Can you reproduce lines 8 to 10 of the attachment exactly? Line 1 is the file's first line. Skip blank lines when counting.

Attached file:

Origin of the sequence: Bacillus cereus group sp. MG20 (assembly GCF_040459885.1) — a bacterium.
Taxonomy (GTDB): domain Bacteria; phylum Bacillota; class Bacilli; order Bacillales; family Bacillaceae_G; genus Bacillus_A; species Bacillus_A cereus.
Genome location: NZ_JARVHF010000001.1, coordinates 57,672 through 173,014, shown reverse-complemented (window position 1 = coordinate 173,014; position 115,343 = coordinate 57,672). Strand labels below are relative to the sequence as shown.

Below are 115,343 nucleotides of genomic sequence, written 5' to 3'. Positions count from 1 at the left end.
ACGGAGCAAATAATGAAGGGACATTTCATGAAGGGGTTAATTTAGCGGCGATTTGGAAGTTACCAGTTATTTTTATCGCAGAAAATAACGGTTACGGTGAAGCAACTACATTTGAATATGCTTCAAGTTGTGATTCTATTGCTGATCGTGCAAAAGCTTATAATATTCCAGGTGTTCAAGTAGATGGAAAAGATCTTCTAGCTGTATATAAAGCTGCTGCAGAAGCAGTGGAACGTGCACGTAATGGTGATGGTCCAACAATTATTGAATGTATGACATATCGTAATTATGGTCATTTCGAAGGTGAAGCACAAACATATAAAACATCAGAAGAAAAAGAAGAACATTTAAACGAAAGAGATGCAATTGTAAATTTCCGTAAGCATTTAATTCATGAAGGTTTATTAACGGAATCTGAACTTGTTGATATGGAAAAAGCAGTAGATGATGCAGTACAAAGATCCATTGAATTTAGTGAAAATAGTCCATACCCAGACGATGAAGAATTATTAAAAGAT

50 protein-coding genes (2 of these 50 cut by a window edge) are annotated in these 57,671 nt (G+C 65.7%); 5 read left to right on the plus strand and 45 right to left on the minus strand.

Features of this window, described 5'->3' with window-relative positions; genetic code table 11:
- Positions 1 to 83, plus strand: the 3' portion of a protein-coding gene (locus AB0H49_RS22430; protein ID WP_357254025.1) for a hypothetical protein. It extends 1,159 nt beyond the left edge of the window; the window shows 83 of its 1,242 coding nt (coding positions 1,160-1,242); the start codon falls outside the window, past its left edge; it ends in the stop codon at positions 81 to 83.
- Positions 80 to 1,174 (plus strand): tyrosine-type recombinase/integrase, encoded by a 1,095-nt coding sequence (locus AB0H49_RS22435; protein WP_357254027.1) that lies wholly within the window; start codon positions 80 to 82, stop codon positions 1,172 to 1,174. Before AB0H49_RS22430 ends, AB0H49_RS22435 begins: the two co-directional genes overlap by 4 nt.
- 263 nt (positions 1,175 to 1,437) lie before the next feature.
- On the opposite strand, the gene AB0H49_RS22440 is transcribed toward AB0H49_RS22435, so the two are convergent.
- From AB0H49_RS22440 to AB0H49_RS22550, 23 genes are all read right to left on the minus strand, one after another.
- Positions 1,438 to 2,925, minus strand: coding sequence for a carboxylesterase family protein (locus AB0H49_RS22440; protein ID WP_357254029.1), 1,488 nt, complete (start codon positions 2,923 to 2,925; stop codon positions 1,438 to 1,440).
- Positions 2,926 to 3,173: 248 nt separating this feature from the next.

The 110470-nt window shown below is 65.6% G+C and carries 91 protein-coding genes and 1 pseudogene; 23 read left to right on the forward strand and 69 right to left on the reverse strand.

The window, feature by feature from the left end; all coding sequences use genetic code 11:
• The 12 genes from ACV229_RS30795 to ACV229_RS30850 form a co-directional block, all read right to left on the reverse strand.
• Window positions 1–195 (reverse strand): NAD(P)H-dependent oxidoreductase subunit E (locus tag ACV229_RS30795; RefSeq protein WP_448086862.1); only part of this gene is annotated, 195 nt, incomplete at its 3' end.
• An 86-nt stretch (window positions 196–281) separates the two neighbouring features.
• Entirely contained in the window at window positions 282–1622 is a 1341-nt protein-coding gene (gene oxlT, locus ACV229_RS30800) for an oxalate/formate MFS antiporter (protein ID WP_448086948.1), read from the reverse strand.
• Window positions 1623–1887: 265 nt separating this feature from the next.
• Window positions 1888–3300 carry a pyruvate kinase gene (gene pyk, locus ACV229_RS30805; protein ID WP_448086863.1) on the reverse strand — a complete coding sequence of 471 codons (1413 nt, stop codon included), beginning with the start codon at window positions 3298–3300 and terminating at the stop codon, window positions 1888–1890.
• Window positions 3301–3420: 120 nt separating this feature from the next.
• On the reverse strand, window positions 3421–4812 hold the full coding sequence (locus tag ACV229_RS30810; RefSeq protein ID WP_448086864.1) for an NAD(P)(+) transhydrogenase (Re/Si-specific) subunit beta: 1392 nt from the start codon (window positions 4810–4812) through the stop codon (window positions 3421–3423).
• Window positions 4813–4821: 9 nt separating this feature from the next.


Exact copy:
- Positions 1 to 83, plus strand: the 3' portion of a protein-coding gene (locus AB0H49_RS22430; protein ID WP_357254025.1) for a hypothetical protein. It extends 1,159 nt beyond the left edge of the window; the window shows 83 of its 1,242 coding nt (coding positions 1,160-1,242); the start codon falls outside the window, past its left edge; it ends in the stop codon at positions 81 to 83.
- Positions 80 to 1,174 (plus strand): tyrosine-type recombinase/integrase, encoded by a 1,095-nt coding sequence (locus AB0H49_RS22435; protein WP_357254027.1) that lies wholly within the window; start codon positions 80 to 82, stop codon positions 1,172 to 1,174. Before AB0H49_RS22430 ends, AB0H49_RS22435 begins: the two co-directional genes overlap by 4 nt.
- 263 nt (positions 1,175 to 1,437) lie before the next feature.